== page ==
Waller Law is a long-standing partner of Health:Further, and we are proud and grateful to have had the chance to work with them over the past several years. I recently sat down with Jesse Neil and John Haubenreich, attorneys who work at the intersection between healthcare, policy and regulation. They help clients navigate the complexities of our ever-evolving healthcare system, working on compliance and handling investigations when they arise.

We had a great conversation, ranging for current regulatory issues to how to approach a lawyer for help. A few highlights are below, listen to the full podcast for more. In addition, check out the following links provided by Waller for more insight:

 

 

Please note that while Neil and Haubenreich are lawyers, nothing in this article or the podcast should be taken as legal advice. Call them directly.


JN: My job is focused on day to day operations at healthcare companies […] One of the things I like about it is that public policy, you really have to track and keep up with, know what’s coming down the pike so you can give good advice to your clients. It’s not enough to be on the defense. You have to help them strategize and let them see what’s, what’s possibly coming down the pike for better or for worse. And so my days are spent providing that function to healthcare companies around the country.

JH: I sort of bridge the gap between what Jessie does and when you find yourself in court dealing with the government. So my practice tends to be on the investigation side as well as government enforcement. [I] handle a lot of issues for companies that are either just starting to look at a possible problem or something they might think is a problem. We’ll come in and do an investigation for them and work closely with folks at the firm like Jesse, to identify what the regulatory issues might be all.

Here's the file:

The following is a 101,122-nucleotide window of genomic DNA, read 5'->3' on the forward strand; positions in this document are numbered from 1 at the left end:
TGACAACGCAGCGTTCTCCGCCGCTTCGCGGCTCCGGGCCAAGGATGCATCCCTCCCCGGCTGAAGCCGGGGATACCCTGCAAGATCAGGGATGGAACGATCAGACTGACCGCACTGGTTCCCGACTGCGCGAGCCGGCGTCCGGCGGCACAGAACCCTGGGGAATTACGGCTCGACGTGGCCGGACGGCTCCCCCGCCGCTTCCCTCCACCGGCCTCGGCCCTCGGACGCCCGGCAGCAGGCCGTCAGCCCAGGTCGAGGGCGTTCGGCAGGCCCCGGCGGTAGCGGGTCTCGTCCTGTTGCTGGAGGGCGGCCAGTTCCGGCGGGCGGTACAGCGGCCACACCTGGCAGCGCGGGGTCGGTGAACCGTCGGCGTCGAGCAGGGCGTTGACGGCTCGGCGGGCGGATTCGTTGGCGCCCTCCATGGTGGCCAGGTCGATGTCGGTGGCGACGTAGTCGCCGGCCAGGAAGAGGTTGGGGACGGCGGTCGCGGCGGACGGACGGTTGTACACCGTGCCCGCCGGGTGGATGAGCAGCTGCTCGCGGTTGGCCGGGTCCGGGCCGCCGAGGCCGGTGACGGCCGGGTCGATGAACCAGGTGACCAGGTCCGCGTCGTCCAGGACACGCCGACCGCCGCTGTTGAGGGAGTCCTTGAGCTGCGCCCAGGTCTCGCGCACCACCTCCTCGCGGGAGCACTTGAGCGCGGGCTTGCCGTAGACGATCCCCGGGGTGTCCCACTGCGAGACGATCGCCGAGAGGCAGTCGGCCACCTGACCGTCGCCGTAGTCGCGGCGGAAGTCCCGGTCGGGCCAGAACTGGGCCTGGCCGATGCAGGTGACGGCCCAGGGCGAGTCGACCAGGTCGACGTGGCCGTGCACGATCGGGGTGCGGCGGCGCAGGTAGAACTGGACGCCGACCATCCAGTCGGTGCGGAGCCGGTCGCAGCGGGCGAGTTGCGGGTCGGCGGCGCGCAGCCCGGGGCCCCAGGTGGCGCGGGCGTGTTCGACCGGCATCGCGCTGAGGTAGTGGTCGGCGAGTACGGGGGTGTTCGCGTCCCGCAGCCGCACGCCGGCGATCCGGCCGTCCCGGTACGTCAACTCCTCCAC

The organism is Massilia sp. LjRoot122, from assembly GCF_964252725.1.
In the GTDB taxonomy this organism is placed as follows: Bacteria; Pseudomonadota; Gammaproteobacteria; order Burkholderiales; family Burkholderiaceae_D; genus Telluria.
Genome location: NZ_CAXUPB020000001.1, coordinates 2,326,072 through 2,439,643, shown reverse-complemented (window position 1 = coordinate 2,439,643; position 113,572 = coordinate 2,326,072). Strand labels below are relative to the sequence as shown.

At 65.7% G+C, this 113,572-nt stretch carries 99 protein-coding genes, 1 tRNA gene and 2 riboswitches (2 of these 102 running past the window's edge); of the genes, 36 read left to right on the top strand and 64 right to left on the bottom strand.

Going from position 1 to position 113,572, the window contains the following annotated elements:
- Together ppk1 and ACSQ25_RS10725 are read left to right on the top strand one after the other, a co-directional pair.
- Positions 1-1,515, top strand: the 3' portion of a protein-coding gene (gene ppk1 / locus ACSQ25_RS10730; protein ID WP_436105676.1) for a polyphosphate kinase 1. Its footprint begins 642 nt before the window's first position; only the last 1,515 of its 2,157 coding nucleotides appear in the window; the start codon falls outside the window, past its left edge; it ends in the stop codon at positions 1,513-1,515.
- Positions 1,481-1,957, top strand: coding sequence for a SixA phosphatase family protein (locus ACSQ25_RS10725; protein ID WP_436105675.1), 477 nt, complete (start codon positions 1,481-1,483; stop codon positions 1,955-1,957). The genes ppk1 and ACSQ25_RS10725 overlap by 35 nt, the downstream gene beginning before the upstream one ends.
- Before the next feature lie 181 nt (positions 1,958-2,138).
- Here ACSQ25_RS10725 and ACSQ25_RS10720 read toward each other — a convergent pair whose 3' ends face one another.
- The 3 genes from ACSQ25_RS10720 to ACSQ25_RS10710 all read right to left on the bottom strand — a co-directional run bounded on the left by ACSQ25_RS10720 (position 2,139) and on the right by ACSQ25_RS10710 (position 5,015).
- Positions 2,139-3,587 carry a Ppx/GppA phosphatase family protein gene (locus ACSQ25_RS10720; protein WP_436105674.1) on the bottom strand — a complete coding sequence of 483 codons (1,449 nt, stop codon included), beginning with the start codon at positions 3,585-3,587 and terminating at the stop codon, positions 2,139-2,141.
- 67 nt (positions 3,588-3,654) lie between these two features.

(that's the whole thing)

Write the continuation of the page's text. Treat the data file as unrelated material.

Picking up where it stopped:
HF: What’s the response from companies when they find themselves looking at a regulatory/compliance issue?

JH: My favorite response is we already have a plan in place to deal with this. I will say that’s my favorite response. It’s not usually the response that you get, uh, oftentimes you get, you get a company responding the same way that most people respond, which is, ‘oh no, what are we doing? Who do I call, what do I do?’ And you have a lot of people running around like chickens with their heads cut off. The good companies have really thought about this ahead of time. This is something we work with our clients on: what to do if an FBI agent shows up at your employee’s doorstep or if you get a subpoena from DOJ or a civil investigative demand or something where someone sues you in a very high profile lawsuit and simultaneously submits a press release to news networks, which has happened to us.